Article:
You have waited for hours. And when the moment comes and the buck is in sight, you carefully aim your firearm, eagerly awaiting the thrill of the kill. With your steady hands, you align your firearm to the vital portion of the deerís body, and when the moment is right, you fire. Bam! With excitement, you check the surroundings for the fallen body. But itís not there. Chances are, you hit the buck in a non-vital area. It was wounded, and is probably suffering, but it got the chance to run away. Of course, hunting etiquette requires that you search for the buck and finish off the job, to prevent any unnecessary suffering on its part. This is a rule that has been observed since the earlier days of the sport.
But all the buck would leave is a trail of blood. And under the hot summer sun, blood can dry up very quickly.
You Need A Hunting Dog
Things would be simpler, of course, if you have a good hunting dog by your side. Your hunting dog would track the scent of blood which evaporation wonít be able to get rid off, and your canine companion would lead you straight to the wounded game.
But good hunting dogs are not bought over the counter. They are trained. And simple training is often not enough. You should train them well so that they would provide the best results.
But how, exactly do you train a hunting dog?
Knowing The Right Breed
A hunting dog would be mostly used for tracking purposes. Hence, you need a dog from a breed that possesses a good sense of smell. Not only this, but you would want a dog from a breed that is highly trainable and is conditioned for outdoor activities. Labradors, basset hounds, dachshunds, curs, beagles and bloodhounds are great choices for hunting dogs.
Now, you canít just get a fully grown hunting dog. Such wonít have an affinity to his master. You need to develop a bond between you and your dog, because letís face it, you guys will be working together. As much as possible, choose a pup so that you could train the same for the roles you want him to play.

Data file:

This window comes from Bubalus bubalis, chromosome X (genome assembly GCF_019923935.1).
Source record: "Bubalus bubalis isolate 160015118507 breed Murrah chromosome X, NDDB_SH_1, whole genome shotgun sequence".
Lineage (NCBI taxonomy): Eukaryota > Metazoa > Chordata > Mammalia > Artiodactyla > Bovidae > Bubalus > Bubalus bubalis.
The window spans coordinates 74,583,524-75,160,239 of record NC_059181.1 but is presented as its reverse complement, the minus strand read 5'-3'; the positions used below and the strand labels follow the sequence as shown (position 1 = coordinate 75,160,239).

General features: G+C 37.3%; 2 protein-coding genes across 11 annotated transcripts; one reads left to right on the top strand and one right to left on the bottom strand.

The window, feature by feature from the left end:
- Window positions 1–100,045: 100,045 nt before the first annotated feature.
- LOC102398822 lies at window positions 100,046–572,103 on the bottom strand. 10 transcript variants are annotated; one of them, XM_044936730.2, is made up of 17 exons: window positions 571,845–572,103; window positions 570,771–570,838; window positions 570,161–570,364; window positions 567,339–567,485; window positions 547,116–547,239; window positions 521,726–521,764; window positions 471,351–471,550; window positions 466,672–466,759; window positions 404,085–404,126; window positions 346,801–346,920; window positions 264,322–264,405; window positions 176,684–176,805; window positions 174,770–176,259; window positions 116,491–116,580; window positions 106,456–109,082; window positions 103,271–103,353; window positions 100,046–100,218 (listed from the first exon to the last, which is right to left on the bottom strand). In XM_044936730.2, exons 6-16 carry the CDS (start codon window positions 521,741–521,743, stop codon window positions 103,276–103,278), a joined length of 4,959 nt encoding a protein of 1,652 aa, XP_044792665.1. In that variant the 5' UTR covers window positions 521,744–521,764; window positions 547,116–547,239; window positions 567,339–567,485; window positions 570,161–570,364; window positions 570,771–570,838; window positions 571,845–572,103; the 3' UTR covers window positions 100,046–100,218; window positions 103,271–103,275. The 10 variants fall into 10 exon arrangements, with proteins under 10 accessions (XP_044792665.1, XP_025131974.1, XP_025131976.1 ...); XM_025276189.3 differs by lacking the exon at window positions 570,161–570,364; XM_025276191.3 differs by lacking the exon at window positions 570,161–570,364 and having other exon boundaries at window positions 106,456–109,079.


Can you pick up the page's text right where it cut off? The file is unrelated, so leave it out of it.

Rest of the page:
Indeed, investing on a hunting dog would require a lot of time and patience.
Conditioning Your Hunting Dog
You would have to train your dog how to be resilient against the rigors of the great outdoors. This would be easy, and it should be fun. Simply allow your dog to roam around an empty area outside of the house, with your supervision of course. This way, youíd be able to condition him for the running around and the climate that he will be exposed to come the start of the hunting game.
Do this regularly. This kind of conditioning isnít a onetime thing. It should be done as often as possible. But never forget to nourish your dog with the nutrients essential for its healthy development. And always give him a constant supply for fresh water, as he would be consuming a lot of fluids because of the extraneous activities he will have to undergo.
Send In The Scent
Naturally, you would want your hunting dog to learn how to track. If you want him to track deer, for example, try working out some activities that would help him learn how to track deer blood. Purchase a pint or two, and prepare a trail with a dog treat at the end. Allow your dog to follow the trails towards the dog treat. You might have to supervise the activity at first, but eventually, your dog would learn how to track the scent by himself.
Training your hunting dog is not as easy as it sounds. The mechanics may be simple, but the execution is often quite difficult. Just be patient. Shower your dog with love, and chances are, he will reward you with many years of faithful service.